THE BLOG

What Is Russia Doing in Syria?

The Russians say they're in Syria 'striking ISIS.' Their actions tell a different story.

Recently, a Russian jet was downed by the Turkish Government. As world powers flurry to respond, let's take a look at what Russia has been doing in Syria. On the September 30, the Kremlin announced that the Russian air force would be 'striking ISIS positions in Syria.' So how is that going?

They're not [really] hitting ISIS

85% of Russian strikes 'against ISIS' have not hit ISIS.

Instead they're hitting opposition areas

In the roughly three-way war between Assad, the rebels and ISIS, Russia has decided to focus on fighting the rebels, not ISIS.

And killing civilians

The Syrian Network for Human Rights has reported that 526 civilians, including 137 children, have been killed in Russian strikes. In its first month, Russia's "anti-ISIS" strikes killed more civilians than the US-led anti-ISIS strikes have in a year. In October, Russian strikes hit mosques, markets, a refugee camp, civilian homes and a school.

And attacking the White Helmets, medical workers and hospitals that help civilians

In October the Russians bombed hospitals at least ten times. These attacks are not accidents. Let's take a look at one: on October 20, warplanes hit Sarmin, Idlib with missiles. After the first strike, the warplanes stayed in the area and launched another strike targeting the medics and rescue workers who had rushed to the scene to rescue civilians -- this 'double-tap' tactic is often used in regime aerial attacks. A physiotherapist, hospital guard and White Helmet were all killed.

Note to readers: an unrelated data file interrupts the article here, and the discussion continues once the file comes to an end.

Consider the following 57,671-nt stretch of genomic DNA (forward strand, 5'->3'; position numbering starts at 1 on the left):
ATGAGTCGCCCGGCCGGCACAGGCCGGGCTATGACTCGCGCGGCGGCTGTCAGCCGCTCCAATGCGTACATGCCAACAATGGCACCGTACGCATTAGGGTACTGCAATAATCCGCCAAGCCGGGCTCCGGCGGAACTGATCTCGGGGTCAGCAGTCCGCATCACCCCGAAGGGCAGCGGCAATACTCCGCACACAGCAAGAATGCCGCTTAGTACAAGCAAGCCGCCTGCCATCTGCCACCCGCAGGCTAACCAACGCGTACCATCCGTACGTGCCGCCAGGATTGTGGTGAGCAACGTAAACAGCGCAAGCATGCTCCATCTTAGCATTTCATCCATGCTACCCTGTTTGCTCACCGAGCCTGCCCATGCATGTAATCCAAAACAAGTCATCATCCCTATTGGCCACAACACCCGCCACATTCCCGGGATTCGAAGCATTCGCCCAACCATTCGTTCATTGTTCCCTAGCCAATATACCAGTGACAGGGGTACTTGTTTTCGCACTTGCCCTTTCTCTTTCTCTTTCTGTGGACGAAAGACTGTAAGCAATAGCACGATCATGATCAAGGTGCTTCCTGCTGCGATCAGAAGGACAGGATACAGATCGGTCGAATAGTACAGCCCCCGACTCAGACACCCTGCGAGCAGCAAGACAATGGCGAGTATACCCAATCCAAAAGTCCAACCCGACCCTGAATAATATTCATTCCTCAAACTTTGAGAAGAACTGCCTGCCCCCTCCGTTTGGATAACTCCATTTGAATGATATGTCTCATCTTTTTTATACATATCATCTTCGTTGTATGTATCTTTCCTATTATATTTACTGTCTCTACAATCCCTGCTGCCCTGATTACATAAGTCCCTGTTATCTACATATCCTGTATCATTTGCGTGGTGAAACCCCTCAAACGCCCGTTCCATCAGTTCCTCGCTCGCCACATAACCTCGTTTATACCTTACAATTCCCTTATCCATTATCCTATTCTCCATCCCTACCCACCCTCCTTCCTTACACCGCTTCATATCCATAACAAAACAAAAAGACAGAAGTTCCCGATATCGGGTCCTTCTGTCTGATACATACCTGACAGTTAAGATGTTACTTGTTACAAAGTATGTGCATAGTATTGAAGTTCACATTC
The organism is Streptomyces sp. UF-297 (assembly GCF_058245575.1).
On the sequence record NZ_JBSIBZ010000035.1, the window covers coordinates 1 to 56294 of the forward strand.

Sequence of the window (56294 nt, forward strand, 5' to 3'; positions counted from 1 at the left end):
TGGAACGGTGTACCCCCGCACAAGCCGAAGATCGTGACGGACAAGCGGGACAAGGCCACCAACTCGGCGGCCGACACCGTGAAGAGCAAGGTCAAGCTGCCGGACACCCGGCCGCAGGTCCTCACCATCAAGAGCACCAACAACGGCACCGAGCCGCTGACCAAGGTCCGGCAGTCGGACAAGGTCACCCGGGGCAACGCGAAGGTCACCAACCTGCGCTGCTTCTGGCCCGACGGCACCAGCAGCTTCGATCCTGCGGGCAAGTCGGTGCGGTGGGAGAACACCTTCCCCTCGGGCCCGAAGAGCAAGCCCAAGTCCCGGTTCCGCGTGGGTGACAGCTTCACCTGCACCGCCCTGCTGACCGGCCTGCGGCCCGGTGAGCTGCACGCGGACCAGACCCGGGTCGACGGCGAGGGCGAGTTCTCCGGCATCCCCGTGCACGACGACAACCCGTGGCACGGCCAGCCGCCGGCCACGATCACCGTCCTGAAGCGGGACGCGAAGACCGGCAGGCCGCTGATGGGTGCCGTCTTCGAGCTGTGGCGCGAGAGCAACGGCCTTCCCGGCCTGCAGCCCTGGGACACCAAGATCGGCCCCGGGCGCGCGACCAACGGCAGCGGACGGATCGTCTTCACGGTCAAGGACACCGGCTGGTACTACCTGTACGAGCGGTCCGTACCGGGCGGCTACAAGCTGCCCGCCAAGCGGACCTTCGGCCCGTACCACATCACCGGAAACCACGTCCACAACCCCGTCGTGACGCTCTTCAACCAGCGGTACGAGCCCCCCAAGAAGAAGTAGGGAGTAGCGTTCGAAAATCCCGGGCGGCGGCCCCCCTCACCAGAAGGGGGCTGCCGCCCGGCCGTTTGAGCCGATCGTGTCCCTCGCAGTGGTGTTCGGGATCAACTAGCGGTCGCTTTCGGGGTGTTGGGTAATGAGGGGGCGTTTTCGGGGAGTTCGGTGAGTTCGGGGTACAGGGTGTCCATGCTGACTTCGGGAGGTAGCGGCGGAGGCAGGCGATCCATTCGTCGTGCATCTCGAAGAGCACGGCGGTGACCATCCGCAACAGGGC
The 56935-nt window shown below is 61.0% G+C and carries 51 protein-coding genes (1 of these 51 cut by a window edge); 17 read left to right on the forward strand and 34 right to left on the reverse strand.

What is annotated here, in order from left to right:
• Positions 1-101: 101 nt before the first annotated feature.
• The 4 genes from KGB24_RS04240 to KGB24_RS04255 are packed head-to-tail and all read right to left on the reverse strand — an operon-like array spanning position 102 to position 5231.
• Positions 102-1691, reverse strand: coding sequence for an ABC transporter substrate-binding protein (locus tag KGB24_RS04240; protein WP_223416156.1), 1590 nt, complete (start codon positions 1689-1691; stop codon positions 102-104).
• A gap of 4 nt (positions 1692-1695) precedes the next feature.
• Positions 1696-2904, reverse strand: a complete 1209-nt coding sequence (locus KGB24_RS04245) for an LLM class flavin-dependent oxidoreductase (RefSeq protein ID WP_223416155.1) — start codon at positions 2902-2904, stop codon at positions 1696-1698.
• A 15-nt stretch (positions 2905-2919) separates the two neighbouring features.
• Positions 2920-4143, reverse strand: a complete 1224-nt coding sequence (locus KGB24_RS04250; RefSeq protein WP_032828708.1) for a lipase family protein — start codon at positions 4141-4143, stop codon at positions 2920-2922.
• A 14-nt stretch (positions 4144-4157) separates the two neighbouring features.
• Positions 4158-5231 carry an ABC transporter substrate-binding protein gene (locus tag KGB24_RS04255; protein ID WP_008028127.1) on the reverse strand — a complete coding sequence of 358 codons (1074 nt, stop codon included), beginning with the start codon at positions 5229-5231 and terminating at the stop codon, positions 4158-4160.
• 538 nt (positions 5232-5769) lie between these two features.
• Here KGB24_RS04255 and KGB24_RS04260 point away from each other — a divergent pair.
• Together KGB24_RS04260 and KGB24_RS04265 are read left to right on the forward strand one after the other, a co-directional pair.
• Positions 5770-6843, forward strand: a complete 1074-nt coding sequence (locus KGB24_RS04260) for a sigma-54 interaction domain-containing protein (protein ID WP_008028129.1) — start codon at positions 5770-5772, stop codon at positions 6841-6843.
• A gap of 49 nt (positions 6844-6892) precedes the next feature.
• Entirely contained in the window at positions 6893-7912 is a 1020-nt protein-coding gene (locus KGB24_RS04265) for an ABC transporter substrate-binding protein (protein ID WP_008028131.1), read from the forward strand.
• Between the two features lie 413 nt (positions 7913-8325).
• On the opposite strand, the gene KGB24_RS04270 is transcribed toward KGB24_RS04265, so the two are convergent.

With weapons that break international humanitarian law

Targeting hospitals or indiscriminately bombing civilian areas are both violations of international humanitarian law.

The Russians have also dropped white phosphorous from the air. White phosphorus can cause injuries and death in three ways: by burning deep into tissue, by being inhaled as a smoke and by being ingested. Extensive exposure by burning and ingestion is fatal. The Organization for the Prohibition of Chemical Weapons has long held that the use of white phosphorous as a munition is a violation of the Chemical Weapon Convention of which Russia is a signatory. On the November 12 in Benin in Idlib, the use of white phosphorus was captured on video.

Russia's presence in Syria has little to do with fighting ISIS and everything to do with propping up the regime of Bashar al-Assad.

More international forces getting directly involved in the fighting on Syrian soil is complicating and prolonging the Syrian conflict whilst civilians continue to suffer. Any intervention in Syria should be aimed at reducing the bombs, not adding to them. That is why so many continue to appeal to the international community to stop the aerial attacks on civilians, with a no-fly zone if necessary.